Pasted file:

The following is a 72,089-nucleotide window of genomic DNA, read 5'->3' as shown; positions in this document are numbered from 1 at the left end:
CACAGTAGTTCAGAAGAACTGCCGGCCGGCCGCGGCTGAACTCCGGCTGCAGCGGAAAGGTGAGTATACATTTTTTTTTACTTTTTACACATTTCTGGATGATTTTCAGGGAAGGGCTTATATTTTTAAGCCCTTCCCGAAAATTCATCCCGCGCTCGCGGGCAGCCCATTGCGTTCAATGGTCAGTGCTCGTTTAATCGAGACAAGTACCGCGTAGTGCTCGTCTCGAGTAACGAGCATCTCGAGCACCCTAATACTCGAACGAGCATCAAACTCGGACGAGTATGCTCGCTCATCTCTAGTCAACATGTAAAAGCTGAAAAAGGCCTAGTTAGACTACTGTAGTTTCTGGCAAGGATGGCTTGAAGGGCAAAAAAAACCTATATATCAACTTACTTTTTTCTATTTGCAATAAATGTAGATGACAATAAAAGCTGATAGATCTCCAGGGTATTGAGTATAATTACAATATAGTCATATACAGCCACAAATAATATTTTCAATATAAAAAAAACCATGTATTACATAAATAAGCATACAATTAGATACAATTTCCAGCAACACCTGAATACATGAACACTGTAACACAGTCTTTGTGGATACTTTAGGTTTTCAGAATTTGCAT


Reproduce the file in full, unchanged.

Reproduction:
The following is a 72,089-nucleotide window of genomic DNA, read 5'->3' as shown; positions in this document are numbered from 1 at the left end:
CACAGTAGTTCAGAAGAACTGCCGGCCGGCCGCGGCTGAACTCCGGCTGCAGCGGAAAGGTGAGTATACATTTTTTTTTACTTTTTACACATTTCTGGATGATTTTCAGGGAAGGGCTTATATTTTTAAGCCCTTCCCGAAAATTCATCCCGCGCTCGCGGGCAGCCCATTGCGTTCAATGGTCAGTGCTCGTTTAATCGAGACAAGTACCGCGTAGTGCTCGTCTCGAGTAACGAGCATCTCGAGCACCCTAATACTCGAACGAGCATCAAACTCGGACGAGTATGCTCGCTCATCTCTAGTCAACATGTAAAAGCTGAAAAAGGCCTAGTTAGACTACTGTAGTTTCTGGCAAGGATGGCTTGAAGGGCAAAAAAAACCTATATATCAACTTACTTTTTTCTATTTGCAATAAATGTAGATGACAATAAAAGCTGATAGATCTCCAGGGTATTGAGTATAATTACAATATAGTCATATACAGCCACAAATAATATTTTCAATATAAAAAAAACCATGTATTACATAAATAAGCATACAATTAGATACAATTTCCAGCAACACCTGAATACATGAACACTGTAACACAGTCTTTGTGGATACTTTAGGTTTTCAGAATTTGCAT